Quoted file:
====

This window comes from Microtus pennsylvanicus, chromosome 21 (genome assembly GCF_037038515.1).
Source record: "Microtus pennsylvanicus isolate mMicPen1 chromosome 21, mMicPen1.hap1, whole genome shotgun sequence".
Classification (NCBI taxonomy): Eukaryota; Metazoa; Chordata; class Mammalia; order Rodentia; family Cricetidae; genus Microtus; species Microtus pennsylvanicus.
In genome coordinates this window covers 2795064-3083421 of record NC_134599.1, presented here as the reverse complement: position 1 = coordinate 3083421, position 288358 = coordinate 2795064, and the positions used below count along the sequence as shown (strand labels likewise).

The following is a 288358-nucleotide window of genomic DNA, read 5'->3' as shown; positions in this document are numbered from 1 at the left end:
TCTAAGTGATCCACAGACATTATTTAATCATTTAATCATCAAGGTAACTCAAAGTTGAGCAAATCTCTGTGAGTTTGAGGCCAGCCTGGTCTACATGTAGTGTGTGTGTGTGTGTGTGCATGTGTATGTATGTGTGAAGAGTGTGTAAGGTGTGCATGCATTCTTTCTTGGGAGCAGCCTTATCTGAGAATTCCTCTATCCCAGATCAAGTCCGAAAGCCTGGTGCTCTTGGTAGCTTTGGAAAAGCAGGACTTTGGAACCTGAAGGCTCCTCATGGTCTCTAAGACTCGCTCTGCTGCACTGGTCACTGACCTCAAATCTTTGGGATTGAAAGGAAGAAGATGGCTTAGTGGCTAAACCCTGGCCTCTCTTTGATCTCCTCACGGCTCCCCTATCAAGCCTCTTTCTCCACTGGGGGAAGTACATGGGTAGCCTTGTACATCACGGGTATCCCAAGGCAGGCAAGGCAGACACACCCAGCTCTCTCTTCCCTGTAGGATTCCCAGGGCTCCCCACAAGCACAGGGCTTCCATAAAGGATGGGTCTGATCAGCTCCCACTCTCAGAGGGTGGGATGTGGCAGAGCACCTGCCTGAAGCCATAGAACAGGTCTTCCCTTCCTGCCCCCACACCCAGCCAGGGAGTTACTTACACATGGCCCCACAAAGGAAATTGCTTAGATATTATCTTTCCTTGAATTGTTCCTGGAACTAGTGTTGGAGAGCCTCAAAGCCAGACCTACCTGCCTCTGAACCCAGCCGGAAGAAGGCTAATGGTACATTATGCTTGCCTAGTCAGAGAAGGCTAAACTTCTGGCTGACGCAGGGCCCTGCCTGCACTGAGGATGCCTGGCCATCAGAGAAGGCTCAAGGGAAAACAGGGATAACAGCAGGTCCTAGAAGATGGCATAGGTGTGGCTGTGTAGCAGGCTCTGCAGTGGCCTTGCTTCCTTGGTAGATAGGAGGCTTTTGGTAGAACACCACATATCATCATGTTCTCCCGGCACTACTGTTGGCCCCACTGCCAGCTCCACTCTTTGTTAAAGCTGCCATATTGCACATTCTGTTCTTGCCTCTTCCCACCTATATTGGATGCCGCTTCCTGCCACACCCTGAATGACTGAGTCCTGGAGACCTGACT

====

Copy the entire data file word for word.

This window comes from Microtus pennsylvanicus, chromosome 21 (genome assembly GCF_037038515.1).
Source record: "Microtus pennsylvanicus isolate mMicPen1 chromosome 21, mMicPen1.hap1, whole genome shotgun sequence".
Classification (NCBI taxonomy): Eukaryota; Metazoa; Chordata; class Mammalia; order Rodentia; family Cricetidae; genus Microtus; species Microtus pennsylvanicus.
In genome coordinates this window covers 2795064-3083421 of record NC_134599.1, presented here as the reverse complement: position 1 = coordinate 3083421, position 288358 = coordinate 2795064, and the positions used below count along the sequence as shown (strand labels likewise).

The following is a 288358-nucleotide window of genomic DNA, read 5'->3' as shown; positions in this document are numbered from 1 at the left end:
TCTAAGTGATCCACAGACATTATTTAATCATTTAATCATCAAGGTAACTCAAAGTTGAGCAAATCTCTGTGAGTTTGAGGCCAGCCTGGTCTACATGTAGTGTGTGTGTGTGTGTGTGCATGTGTATGTATGTGTGAAGAGTGTGTAAGGTGTGCATGCATTCTTTCTTGGGAGCAGCCTTATCTGAGAATTCCTCTATCCCAGATCAAGTCCGAAAGCCTGGTGCTCTTGGTAGCTTTGGAAAAGCAGGACTTTGGAACCTGAAGGCTCCTCATGGTCTCTAAGACTCGCTCTGCTGCACTGGTCACTGACCTCAAATCTTTGGGATTGAAAGGAAGAAGATGGCTTAGTGGCTAAACCCTGGCCTCTCTTTGATCTCCTCACGGCTCCCCTATCAAGCCTCTTTCTCCACTGGGGGAAGTACATGGGTAGCCTTGTACATCACGGGTATCCCAAGGCAGGCAAGGCAGACACACCCAGCTCTCTCTTCCCTGTAGGATTCCCAGGGCTCCCCACAAGCACAGGGCTTCCATAAAGGATGGGTCTGATCAGCTCCCACTCTCAGAGGGTGGGATGTGGCAGAGCACCTGCCTGAAGCCATAGAACAGGTCTTCCCTTCCTGCCCCCACACCCAGCCAGGGAGTTACTTACACATGGCCCCACAAAGGAAATTGCTTAGATATTATCTTTCCTTGAATTGTTCCTGGAACTAGTGTTGGAGAGCCTCAAAGCCAGACCTACCTGCCTCTGAACCCAGCCGGAAGAAGGCTAATGGTACATTATGCTTGCCTAGTCAGAGAAGGCTAAACTTCTGGCTGACGCAGGGCCCTGCCTGCACTGAGGATGCCTGGCCATCAGAGAAGGCTCAAGGGAAAACAGGGATAACAGCAGGTCCTAGAAGATGGCATAGGTGTGGCTGTGTAGCAGGCTCTGCAGTGGCCTTGCTTCCTTGGTAGATAGGAGGCTTTTGGTAGAACACCACATATCATCATGTTCTCCCGGCACTACTGTTGGCCCCACTGCCAGCTCCACTCTTTGTTAAAGCTGCCATATTGCACATTCTGTTCTTGCCTCTTCCCACCTATATTGGATGCCGCTTCCTGCCACACCCTGAATGACTGAGTCCTGGAGACCTGACT